UNICEF Germany has released a report criticizing the conditions faced by refugee children within the country. Medical care, education, and housing provision are singled out as being exceptionally inadequate.
One in three asylum seekers coming to Germany are children or teenagers, according to a UNICEF report published on Tuesday. The organization reported that 65,000 minors in Germany were facing uncertain legal status, and receiving inadequate government support. Refugee children's treatment in Germany fell below the standards prescribed by the UN Convention on the Rights of the Child, the report said.
The comprehensive report on the situation of refugee children and their families was the first of its kind commissioned by UNICEF Germany in 10 years. The Federal Association for Unaccompanied Minor Refugees (Bundesfachverband Unbegleitete Minderjährige Flüchtlinge, or B-UMF) was in charge of carrying out the study, titled 'Children first and foremost - refugee children in Germany'.
The study was presented on Tuesday in Berlin at a press conference led by Thomas Berthold, the paper's author; Christoph Strässer, Federal Government Commissioner for Human Rights Policy and Humanitarian Aid; and Anne Lütkes, a board member of UNICEF Germany. "Above all, refugee children are children. They have lost their homes and are particularly in need of support," Lütkes said.
Basic services lacking
The report heavily criticizes refugee accomodations. Child and adolescent asylum seekers often live in crowded multi-family housing with little privacy, sometimes for years. They are crammed in with strangers, and intra-family conflict is almost never without an audience. Those going through puberty suffer particularly under these conditions.
Furthermore, the study found that bureaucratic hurdles hinder access to proper medical care and education. Medical intervention is only allowed in cases of acute illness and pain, ignoring the fact that most refugee children have fled traumatic circumstances and are often in dire need of counseling or other medical services.
Proper nutrition is also a concern. Municipalities are allowed to give refugees food packets instead of letting them select what they want. Therefore it is not always possible for children to get the nutrients they need. The law also allows municipalities to level sanctions which reduce services to a minimum. The report said that these sanctions hit children the hardest.
As for education, there are relatively few places in schools open to refugee children. Their living conditions offer little opportunity to learn German, and what language courses are offered remain insufficient. These problems are compounded by the fact that aid organizations for children and teenagers do not concern themselves with refugees.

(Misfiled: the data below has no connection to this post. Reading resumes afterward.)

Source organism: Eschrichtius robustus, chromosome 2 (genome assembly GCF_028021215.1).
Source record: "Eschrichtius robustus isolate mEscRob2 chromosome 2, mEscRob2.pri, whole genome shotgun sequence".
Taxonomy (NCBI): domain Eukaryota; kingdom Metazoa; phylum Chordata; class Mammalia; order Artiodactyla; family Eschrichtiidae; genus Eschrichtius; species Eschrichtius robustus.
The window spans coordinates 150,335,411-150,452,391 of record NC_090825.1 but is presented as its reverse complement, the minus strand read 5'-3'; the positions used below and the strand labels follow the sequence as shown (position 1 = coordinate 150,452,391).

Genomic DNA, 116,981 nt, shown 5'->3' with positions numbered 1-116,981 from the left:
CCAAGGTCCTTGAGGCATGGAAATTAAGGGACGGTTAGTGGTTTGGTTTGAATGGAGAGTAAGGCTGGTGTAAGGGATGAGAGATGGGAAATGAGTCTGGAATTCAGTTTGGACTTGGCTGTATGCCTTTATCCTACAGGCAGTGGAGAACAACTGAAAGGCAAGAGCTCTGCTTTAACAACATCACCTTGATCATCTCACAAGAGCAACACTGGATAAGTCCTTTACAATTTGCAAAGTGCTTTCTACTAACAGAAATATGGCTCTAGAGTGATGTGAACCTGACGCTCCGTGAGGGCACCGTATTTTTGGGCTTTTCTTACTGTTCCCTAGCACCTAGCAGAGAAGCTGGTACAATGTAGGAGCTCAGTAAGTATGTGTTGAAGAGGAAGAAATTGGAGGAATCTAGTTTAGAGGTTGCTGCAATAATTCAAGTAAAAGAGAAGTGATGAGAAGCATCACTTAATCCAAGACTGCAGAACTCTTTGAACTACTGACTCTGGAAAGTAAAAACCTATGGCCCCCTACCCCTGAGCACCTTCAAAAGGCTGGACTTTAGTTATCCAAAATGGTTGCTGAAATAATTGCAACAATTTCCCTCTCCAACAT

"I simply want to live here"
The report gave the example of Ruslan, a 13 year-old boy from Chechnya. His mother brought him, along with his two younger siblings, to Germany via Poland to escape the constant military conflicts in Chechnya and kidnapping threats from their father. At the German border Ruslan was forced to undress for the guards, submit to a full-body search, and was brought into the city without his mother.
"I simply want to live here, to be able to stay here," Ruslan, who attends a nearby school and has made friends in the area, told UNICEF. But the chances are slim, and a deportation to Poland seems likely; EU rules stipulate that asylum seekers must apply to stay in the first member state where they set foot.
After fleeing violent conditions, the family continues to live in perpetual uncertainty, and fear they will not be safe if they are forced to return to Poland.
Looking towards the future
The report's conclusion offered a number of recommendations, highlighting the fact that child asylum seekers are first and foremost children, children who have grown up in difficult conditions and who need the particular care that these situations require. Legal proceedings must be aligned to the needs of children, and those involved must be correspondingly trained. Children must have access to comprehensive medical care, education, and social support. Lastly, the report said that incoming refugees must be adequately informed about existing services.
With the number of refugees coming to Germany on the rise, creating a sufficient infrastructure is more important than ever.